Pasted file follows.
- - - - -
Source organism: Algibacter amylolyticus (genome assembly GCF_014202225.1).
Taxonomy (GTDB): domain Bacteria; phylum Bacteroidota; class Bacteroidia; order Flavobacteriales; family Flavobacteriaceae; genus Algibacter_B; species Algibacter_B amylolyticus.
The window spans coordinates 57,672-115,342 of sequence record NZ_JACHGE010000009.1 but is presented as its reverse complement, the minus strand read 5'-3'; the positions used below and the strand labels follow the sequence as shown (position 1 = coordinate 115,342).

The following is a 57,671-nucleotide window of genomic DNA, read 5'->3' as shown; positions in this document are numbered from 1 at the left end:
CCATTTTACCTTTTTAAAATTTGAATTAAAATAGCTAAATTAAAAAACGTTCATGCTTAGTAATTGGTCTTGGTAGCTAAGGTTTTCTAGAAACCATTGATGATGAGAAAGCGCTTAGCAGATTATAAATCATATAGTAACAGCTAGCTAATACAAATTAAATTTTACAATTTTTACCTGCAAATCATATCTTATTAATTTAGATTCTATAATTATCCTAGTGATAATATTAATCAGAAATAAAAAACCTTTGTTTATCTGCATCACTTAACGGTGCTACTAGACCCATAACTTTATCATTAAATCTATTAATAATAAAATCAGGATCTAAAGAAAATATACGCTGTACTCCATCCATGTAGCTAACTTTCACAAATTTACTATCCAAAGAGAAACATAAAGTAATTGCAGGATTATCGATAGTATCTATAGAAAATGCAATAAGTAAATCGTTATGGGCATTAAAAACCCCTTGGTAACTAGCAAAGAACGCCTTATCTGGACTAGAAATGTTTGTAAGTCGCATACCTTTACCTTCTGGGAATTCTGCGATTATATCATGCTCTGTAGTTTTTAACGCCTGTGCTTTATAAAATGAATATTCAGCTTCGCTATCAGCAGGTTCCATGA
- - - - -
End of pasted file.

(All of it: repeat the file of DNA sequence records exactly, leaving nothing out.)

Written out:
Source organism: Algibacter amylolyticus (genome assembly GCF_014202225.1).
Taxonomy (GTDB): domain Bacteria; phylum Bacteroidota; class Bacteroidia; order Flavobacteriales; family Flavobacteriaceae; genus Algibacter_B; species Algibacter_B amylolyticus.
The window spans coordinates 57,672-115,342 of sequence record NZ_JACHGE010000009.1 but is presented as its reverse complement, the minus strand read 5'-3'; the positions used below and the strand labels follow the sequence as shown (position 1 = coordinate 115,342).

The following is a 57,671-nucleotide window of genomic DNA, read 5'->3' as shown; positions in this document are numbered from 1 at the left end:
CCATTTTACCTTTTTAAAATTTGAATTAAAATAGCTAAATTAAAAAACGTTCATGCTTAGTAATTGGTCTTGGTAGCTAAGGTTTTCTAGAAACCATTGATGATGAGAAAGCGCTTAGCAGATTATAAATCATATAGTAACAGCTAGCTAATACAAATTAAATTTTACAATTTTTACCTGCAAATCATATCTTATTAATTTAGATTCTATAATTATCCTAGTGATAATATTAATCAGAAATAAAAAACCTTTGTTTATCTGCATCACTTAACGGTGCTACTAGACCCATAACTTTATCATTAAATCTATTAATAATAAAATCAGGATCTAAAGAAAATATACGCTGTACTCCATCCATGTAGCTAACTTTCACAAATTTACTATCCAAAGAGAAACATAAAGTAATTGCAGGATTATCGATAGTATCTATAGAAAATGCAATAAGTAAATCGTTATGGGCATTAAAAACCCCTTGGTAACTAGCAAAGAACGCCTTATCTGGACTAGAAATGTTTGTAAGTCGCATACCTTTACCTTCTGGGAATTCTGCGATTATATCATGCTCTGTAGTTTTTAACGCCTGTGCTTTATAAAATGAATATTCAGCTTCGCTATCAGCAGGTTCCATGA